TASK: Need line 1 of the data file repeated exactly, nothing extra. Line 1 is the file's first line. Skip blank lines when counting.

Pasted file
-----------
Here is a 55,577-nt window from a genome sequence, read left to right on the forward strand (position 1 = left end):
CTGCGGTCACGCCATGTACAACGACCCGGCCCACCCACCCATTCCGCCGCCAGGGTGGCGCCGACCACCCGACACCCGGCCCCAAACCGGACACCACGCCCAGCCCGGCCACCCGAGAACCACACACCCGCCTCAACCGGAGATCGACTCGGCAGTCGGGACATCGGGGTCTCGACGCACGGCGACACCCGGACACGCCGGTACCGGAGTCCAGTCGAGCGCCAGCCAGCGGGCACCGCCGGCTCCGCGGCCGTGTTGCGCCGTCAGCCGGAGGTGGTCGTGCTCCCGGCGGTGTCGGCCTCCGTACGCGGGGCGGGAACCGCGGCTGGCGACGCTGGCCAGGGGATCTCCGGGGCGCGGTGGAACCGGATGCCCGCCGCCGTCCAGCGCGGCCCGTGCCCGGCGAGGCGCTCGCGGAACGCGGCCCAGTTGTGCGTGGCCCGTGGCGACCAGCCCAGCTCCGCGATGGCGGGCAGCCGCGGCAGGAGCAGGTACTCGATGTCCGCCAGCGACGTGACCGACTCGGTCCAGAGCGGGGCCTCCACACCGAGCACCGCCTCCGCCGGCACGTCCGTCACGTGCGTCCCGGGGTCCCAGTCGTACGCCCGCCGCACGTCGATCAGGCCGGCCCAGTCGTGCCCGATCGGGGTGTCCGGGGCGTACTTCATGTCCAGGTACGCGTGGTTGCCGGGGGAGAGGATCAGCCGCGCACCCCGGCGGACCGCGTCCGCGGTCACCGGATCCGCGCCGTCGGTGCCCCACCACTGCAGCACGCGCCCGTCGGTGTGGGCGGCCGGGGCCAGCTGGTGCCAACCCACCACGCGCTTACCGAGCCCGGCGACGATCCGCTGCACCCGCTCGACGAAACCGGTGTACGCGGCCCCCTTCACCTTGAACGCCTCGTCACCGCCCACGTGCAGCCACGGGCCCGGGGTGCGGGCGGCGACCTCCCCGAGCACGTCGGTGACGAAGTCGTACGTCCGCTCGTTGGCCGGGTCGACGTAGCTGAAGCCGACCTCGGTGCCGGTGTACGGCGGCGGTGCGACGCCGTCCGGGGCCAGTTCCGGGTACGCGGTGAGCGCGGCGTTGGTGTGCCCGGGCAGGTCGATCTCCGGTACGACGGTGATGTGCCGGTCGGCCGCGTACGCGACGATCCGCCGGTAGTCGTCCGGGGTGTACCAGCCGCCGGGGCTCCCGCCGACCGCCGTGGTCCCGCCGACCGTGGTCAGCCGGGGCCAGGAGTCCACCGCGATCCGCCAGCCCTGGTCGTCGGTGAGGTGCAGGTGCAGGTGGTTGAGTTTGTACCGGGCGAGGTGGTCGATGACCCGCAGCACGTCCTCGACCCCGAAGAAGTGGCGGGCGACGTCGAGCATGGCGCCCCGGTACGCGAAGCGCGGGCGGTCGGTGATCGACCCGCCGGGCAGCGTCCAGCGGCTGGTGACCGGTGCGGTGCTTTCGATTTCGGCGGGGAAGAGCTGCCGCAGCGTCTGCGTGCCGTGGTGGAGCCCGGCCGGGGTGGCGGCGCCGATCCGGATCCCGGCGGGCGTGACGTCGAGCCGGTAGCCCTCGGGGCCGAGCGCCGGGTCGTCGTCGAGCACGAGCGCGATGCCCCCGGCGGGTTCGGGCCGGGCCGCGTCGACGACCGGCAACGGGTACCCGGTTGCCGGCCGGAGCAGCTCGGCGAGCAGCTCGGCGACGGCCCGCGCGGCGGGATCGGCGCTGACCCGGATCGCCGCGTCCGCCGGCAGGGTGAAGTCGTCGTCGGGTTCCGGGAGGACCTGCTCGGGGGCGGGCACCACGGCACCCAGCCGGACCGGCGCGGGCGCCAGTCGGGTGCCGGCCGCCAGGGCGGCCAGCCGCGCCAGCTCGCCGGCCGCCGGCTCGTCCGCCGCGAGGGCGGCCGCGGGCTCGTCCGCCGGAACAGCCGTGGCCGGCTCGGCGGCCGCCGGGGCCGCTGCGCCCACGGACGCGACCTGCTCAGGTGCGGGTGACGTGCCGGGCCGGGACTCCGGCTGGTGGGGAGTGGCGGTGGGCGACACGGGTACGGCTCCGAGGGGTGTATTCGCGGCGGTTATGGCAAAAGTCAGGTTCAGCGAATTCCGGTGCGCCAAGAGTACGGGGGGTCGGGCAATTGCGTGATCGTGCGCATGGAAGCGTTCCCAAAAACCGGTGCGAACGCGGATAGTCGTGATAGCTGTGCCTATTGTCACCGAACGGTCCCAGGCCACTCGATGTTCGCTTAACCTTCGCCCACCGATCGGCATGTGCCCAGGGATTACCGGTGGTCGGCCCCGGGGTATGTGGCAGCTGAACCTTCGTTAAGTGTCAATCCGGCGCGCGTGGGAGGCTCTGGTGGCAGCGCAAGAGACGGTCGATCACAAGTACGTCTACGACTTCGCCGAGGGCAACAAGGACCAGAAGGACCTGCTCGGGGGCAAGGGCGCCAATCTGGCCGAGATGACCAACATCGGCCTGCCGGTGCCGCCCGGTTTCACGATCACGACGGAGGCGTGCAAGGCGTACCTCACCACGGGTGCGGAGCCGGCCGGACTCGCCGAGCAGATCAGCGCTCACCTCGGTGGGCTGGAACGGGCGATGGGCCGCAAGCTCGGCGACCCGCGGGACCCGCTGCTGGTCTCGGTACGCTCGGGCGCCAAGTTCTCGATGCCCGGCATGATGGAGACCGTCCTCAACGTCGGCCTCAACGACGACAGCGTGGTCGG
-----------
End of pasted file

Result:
Here is a 55,577-nt window from a genome sequence, read left to right on the forward strand (position 1 = left end):